Landis theorized that the "New Cinema" - hailed for a nano second or two when it firsts bursts onto the scene in Cinematic History every decade or so - was not due to the sudden insurgence of new talent; but rather, because Governments allotted funding to start-up projects which previously floundered for lack of seed money.
Schools like - Fassbinder's "New German Cinema", "The Kitchen Sink" school, and the Italian Neo-Realism movement - evolved that way, he conjectured.
The eye-catching scenes for "Wolf" in Piccadilly Circus were problematic and posed headaches; mainly due to the fact the IRA bombing crisis was ongoing in London at the time of shooting.
To complicate matters, there wasn't any "permit system" in place. Generally, Landis noted, the decision to grant filming was left up to the "Bobby" on the beat.
Yeah, they could be bribed, he alleged.
The privilege of filming in the square was allegedly revoked due to the outlandish antics of the production crew on the set of "Jokers".
As the legend goes, a few years ago, the 1st assistant tossed a smoke bomb into street, impromptu. Then, the ballsy crew man shot the mayhem off the cuff with a hand-held camera. When the sirens signaled the "Bobby Patrol" was on the way, the naughty lenser hopped into the back seat of a Taxi and dashed off.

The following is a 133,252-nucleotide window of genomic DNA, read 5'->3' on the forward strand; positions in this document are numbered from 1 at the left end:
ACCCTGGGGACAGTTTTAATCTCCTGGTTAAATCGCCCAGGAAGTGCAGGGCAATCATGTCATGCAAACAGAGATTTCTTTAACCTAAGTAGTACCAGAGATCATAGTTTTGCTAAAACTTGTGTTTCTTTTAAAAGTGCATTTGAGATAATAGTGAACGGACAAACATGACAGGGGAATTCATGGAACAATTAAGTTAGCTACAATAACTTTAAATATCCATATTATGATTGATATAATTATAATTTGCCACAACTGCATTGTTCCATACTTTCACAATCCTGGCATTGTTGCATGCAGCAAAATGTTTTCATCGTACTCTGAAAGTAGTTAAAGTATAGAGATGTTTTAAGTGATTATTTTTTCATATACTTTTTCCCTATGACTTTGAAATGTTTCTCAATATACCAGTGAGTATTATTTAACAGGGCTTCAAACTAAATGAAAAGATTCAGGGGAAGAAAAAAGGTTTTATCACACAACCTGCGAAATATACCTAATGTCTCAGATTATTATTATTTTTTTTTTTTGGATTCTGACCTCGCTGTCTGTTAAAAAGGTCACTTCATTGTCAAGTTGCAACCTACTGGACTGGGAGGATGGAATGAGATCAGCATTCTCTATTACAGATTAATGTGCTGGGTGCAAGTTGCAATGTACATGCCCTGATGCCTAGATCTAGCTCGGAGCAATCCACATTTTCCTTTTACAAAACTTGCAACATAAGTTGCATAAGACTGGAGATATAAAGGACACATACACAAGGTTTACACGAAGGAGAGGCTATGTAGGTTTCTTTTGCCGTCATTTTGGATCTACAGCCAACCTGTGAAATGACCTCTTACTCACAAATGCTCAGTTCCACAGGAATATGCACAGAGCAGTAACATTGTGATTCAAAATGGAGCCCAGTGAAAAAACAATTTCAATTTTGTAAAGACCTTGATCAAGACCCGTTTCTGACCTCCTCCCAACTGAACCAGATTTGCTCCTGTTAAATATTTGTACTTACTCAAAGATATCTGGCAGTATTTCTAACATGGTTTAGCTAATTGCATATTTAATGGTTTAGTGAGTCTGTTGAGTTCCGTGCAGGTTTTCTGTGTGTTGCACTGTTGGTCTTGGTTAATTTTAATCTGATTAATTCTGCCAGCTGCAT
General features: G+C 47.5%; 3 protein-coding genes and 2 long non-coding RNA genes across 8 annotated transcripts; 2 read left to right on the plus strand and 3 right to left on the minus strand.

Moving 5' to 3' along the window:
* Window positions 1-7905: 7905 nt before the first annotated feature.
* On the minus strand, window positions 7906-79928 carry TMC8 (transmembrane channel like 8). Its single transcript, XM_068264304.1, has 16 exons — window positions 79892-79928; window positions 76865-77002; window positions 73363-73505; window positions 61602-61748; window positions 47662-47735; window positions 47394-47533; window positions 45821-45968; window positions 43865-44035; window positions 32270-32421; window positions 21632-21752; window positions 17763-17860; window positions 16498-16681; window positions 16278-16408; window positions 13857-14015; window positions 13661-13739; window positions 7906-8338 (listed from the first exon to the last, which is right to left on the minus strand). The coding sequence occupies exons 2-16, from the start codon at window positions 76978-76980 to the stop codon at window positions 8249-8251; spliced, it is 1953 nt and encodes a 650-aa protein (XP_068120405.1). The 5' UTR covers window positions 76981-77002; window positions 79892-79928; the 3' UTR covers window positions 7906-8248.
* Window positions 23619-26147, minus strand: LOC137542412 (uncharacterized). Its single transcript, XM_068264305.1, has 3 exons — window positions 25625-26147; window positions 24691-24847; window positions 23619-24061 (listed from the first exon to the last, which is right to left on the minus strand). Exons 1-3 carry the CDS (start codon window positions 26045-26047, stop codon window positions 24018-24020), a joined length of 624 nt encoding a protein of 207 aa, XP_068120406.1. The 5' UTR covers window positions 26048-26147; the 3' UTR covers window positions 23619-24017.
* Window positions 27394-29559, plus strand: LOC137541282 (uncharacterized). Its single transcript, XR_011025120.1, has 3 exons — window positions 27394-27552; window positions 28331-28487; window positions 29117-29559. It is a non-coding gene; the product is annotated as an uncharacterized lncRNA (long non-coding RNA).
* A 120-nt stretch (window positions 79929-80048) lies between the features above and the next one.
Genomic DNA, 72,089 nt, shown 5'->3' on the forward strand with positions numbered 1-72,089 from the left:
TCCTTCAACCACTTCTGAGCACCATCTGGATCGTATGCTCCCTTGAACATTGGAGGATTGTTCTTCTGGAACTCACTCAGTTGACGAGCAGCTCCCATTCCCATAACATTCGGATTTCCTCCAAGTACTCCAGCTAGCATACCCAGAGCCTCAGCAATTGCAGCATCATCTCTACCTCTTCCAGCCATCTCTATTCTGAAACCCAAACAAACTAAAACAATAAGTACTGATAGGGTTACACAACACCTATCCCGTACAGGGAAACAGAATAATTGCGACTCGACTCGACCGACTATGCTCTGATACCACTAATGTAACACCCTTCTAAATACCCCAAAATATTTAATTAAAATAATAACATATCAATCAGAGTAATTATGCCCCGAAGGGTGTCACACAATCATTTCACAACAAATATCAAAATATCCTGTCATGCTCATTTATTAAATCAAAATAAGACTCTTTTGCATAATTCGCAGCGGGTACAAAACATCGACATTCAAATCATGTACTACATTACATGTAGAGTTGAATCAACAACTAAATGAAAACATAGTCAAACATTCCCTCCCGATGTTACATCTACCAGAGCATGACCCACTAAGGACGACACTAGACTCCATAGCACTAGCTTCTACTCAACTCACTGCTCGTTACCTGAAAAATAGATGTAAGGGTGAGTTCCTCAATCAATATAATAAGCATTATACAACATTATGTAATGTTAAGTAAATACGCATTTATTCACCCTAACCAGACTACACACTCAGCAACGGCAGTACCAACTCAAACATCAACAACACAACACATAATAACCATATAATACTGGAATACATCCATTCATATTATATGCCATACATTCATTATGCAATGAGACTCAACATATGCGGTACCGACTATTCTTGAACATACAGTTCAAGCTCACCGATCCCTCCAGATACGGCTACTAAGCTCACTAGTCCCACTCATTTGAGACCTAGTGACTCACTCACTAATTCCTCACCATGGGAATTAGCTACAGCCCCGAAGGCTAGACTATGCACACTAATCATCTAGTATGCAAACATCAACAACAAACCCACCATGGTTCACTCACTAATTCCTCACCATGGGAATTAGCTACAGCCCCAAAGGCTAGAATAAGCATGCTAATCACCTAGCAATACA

The astonished crew was left to deal with the law.
In the aftermath, Landis was only allowed to shoot one-to-two minute film sequences at the bustling tourist spot.
As the entertaining evening sped on at the New Beverly Cinema, Landis fondly recalled his first jaunts to England.
He waxed poetic about the quaint old movie houses and fondly recalled that projectionists used to run lavish 35 mm commercials by great filmmakers like Fellini, Ridley Scott, and others.
Now, he sadly noted, the old movie houses - one that was booked for the shoot, in particular - had fallen on hard times and were forced to screen adult porno.
In fact, the first day the crew arrived to set up key scenes, a classic flesh film - "The long Sword of Siegfried" - was screening.
"If you could see the crew's faces," he laughed hysterically.
"They were thinking to themselves, what kind of a project is this anyway?"
Ironically, "American Werewolf" ended up garnering a "BBC X" certificate in England, which is on par with the dreaded "R" rating in the U.S. and Canada.
"Odd," - noted Wright (an Englishman) - "A short time later, any old Joe could watch it on the BBC at home at 8 p.m. on the family hour."
Obviously, the success of a feature depends on the advertising, as well.